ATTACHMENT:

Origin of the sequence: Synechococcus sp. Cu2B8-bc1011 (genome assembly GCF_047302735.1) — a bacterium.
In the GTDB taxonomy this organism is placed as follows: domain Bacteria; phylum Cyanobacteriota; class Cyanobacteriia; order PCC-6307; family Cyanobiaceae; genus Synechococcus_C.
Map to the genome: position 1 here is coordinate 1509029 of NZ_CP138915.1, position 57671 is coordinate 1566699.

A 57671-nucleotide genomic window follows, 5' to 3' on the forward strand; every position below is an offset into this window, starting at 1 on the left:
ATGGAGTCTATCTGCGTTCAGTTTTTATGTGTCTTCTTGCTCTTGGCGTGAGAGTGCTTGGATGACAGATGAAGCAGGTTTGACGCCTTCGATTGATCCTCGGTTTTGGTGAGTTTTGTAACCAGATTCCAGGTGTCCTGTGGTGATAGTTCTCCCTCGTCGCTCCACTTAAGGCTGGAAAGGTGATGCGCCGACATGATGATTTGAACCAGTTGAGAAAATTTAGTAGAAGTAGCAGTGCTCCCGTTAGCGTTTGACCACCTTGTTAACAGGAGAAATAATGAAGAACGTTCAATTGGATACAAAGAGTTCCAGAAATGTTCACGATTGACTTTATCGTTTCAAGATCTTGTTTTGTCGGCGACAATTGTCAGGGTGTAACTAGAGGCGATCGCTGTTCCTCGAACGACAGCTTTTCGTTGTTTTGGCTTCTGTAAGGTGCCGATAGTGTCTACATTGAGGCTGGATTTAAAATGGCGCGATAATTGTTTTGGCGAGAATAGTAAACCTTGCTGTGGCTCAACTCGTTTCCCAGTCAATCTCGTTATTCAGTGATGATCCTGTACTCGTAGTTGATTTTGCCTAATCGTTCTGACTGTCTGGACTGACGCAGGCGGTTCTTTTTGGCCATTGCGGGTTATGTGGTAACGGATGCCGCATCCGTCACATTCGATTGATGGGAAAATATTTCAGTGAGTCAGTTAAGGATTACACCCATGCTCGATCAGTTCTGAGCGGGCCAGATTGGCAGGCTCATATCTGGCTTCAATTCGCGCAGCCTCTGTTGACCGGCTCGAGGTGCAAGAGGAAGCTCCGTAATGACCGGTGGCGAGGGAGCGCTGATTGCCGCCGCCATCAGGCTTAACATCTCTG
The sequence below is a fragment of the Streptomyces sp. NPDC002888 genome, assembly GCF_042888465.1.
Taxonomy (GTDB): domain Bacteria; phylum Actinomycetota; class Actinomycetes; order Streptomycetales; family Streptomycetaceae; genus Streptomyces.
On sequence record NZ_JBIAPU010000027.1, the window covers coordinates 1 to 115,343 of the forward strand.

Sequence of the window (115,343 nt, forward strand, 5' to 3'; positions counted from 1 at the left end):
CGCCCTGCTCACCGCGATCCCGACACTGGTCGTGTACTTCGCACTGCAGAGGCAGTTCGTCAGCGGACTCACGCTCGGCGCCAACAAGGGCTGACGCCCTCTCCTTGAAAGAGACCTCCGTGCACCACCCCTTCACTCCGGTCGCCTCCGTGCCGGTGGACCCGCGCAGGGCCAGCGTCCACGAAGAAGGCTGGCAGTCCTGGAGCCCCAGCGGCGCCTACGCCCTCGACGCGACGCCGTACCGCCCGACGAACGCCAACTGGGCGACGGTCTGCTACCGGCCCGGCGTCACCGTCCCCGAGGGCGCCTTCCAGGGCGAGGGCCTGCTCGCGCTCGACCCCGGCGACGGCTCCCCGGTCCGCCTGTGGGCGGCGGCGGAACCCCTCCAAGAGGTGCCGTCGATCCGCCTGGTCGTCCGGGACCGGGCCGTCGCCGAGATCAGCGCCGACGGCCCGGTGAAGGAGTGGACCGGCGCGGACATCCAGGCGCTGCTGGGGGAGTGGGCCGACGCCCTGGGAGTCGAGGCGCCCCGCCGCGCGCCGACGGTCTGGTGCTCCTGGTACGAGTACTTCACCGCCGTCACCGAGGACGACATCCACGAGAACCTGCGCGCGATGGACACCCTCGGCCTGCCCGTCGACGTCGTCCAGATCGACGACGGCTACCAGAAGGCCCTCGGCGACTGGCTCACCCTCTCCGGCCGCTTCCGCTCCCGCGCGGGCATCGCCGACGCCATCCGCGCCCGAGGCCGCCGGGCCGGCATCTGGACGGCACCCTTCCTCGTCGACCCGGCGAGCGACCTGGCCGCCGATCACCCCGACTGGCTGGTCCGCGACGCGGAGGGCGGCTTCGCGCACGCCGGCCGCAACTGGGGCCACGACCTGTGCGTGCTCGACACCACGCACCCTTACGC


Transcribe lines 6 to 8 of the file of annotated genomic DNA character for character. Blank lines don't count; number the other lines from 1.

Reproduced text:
The sequence below is a fragment of the Streptomyces sp. NPDC002888 genome, assembly GCF_042888465.1.
Taxonomy (GTDB): domain Bacteria; phylum Actinomycetota; class Actinomycetes; order Streptomycetales; family Streptomycetaceae; genus Streptomyces.
On sequence record NZ_JBIAPU010000027.1, the window covers coordinates 1 to 115,343 of the forward strand.